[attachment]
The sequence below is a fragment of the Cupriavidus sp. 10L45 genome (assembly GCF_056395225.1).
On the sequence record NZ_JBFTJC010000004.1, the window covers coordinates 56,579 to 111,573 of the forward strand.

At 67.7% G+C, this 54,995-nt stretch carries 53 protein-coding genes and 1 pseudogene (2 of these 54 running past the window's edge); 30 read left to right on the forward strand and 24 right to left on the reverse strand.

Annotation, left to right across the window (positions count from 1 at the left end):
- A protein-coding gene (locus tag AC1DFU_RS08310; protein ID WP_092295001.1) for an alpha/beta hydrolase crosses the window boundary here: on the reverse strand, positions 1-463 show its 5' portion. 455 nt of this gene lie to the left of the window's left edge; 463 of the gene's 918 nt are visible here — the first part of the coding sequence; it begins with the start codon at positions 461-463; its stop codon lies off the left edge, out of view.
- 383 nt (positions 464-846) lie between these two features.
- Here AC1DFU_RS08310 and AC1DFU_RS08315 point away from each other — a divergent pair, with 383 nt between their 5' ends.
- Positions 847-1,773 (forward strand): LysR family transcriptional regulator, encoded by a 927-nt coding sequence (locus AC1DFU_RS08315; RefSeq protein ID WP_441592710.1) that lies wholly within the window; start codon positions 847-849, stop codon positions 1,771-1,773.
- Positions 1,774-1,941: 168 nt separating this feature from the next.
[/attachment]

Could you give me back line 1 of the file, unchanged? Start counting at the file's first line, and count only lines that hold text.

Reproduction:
The sequence below is a fragment of the Cupriavidus sp. 10L45 genome (assembly GCF_056395225.1).